The UAE delivered a detailed presentation on its vision for the Center of Excellence, building on the non-paper it prepared, which was distributed to all GCTF members in advance of the meeting.

The UAE outlined its proposed mission for the Center: "to serve as the premier international venue for training, dialogue, collaboration and research to counter violent extremism in all its forms and manifestations." The presentation highlighted current UAE thinking regarding the end-state, purpose, values (collaboration, action, tolerance, and innovation), organizational structure, and governance of the Center. Throughout, the UAE emphasized the importance for the Center’s form to follow its function (i.e., be driven by demand) and its strong interest in receiving input from all GCTF members on what it sees to be the drivers the Center: 1) needs; 2) staffing; 3) funding and budget; 4) partners; 5) branding; 6) virtual presence; and 7) legal status.

The presentation described the planned three-phased development process for standing up the Center: 1) the concept development phase (through April 2012); 2) the implementation phase (April-September 2012); and 3) opening the Center with an initial capability (October 2012).

The UAE repeatedly emphasized the need for members to assess their own needs in terms of the Center and underscored its interest in receiving input from GCTF members on the ideas reflected in the presentation. To this end, the UAE asked GCTF members to provide their views to a structured feedback form which will be circulated to all GCTF members, as well as what they are prepared to contribute to the Center, by February 17, 2012.

GCTF members welcomed the presentation, voiced strong support for Center, and expressed appreciation for the UAE’s leadership and commitment. Several members said they would continue to consult with their capitals as to how best they could contribute to the Center. Comments and questions focused on the legal status of the Center, the composition and functions of the steering committee, the importance of benefiting from the expertise and experiences and developing partnerships with the United Nations and relevant existing training and research centers and regional organizations. The UAE welcomed the feedback and said it looks forward to receiving additional inputs by the February 17, 2012 deadline.

It was announced that the U.S. National Defense University’s Near East and South Asia Center intends to host a workshop on January 25-26, 2012, in Washington, D.C. to assist the developers of the CVE Center to gather and learn from experiences of those involved in standing up and running relevant, existing centers and other institutions, The event would convene experts from different region involved in developing and operating these institutions to share lessons learned and good practices.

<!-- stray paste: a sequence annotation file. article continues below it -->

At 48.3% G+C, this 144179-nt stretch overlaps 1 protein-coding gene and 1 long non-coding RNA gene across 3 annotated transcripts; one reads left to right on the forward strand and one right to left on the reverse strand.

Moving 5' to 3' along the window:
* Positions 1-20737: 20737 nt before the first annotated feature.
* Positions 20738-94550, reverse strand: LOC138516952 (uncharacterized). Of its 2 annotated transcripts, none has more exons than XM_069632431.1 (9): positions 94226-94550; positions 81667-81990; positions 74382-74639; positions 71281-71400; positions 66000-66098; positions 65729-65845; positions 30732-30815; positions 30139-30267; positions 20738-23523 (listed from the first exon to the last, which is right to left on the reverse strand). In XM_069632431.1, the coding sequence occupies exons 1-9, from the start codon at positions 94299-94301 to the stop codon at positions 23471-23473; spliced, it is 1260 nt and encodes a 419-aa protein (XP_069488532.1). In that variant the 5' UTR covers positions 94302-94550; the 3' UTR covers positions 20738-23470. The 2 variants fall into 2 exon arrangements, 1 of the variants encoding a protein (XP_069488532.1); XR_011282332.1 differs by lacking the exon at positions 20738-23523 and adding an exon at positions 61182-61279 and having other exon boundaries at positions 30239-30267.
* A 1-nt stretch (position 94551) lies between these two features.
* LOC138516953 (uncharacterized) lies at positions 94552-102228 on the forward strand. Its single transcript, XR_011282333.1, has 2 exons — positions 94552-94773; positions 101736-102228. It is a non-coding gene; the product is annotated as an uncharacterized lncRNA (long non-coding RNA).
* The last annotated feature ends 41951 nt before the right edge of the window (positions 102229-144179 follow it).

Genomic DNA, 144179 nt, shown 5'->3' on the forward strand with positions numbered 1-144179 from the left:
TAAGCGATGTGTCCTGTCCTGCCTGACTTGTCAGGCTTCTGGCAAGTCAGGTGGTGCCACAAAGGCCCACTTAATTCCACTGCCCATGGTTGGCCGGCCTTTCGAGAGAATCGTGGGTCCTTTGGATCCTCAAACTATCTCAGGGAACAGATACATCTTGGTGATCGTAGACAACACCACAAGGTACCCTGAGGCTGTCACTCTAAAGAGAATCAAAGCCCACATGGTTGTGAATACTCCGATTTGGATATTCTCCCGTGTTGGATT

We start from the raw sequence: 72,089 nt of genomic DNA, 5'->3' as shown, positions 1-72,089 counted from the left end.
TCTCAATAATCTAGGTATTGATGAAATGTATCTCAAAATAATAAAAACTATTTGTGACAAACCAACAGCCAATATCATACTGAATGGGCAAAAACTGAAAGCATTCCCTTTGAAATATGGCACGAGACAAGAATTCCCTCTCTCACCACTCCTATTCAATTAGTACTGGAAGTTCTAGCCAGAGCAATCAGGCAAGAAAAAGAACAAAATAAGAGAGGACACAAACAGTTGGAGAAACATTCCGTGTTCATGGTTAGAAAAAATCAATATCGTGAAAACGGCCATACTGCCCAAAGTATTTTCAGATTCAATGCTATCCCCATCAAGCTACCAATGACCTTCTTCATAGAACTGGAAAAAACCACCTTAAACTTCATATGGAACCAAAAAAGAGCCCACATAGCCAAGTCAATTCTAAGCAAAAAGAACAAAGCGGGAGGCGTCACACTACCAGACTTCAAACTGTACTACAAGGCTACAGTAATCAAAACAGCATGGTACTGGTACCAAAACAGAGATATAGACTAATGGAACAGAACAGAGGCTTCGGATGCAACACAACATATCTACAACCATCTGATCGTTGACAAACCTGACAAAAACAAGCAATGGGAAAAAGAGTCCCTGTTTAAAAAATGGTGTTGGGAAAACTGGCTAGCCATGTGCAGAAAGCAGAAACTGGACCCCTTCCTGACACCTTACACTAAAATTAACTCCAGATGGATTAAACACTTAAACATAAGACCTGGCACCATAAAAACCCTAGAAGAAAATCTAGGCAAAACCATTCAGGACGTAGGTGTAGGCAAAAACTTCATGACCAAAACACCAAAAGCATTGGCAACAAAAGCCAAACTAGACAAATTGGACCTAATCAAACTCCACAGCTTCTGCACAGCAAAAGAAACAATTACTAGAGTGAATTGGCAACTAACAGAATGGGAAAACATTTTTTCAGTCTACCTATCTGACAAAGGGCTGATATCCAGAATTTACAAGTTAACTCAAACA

Next Steps

Following the meeting, the leads and co-leads of the four brainstorming sessions met informally to discuss the next steps. They agreed that although there appeared to be broad consensus among GCTF members to move forward on the four proposed work-streams, it would be important to design activities that cut across some of them and to ensure that any GCTF-branded CVE events take place only following the inaugural meeting of the Working Group in early April 2012. However, in order to help build on the momentum between now and then, they welcomed any independent initiative (where GCTF member experts could be invited to participate) aimed at making progress on one or more of the work-streams. The outcomes of such activities could be reported into the inaugural Working Group meeting.

Throughout these meetings, members discussed the need to strike the appropriate balance between making progress while avoiding a proliferation of activities and ensuring that they follow a work-plan agreed to by the Working Group.

To this end they decided to develop a list of proposed Working Group activities, which would be designed to address a number of issues highlighted during the brainstorming sessions. The list would be shared with all GCTF members for comments in advance of the inaugural meeting. When the Working Group meets in Abu Dhabi in early April 2012 it will adopt a one-year work-plan that will include a handful of GCTF CVE Working Group activities drawn from the revised list, thus reflecting the Group’s priorities for the coming year. The meeting will also include discussion on the ways in which the group should work together to achieve the balance noted above.

In addition, although not a GCTF-branded event, Canada confirmed it would host an expert colloquium in Ottawa in early 2012 to draw out lessons learned on program evaluation from academia and other policy domains. The event would be open to all GCTF members to attend.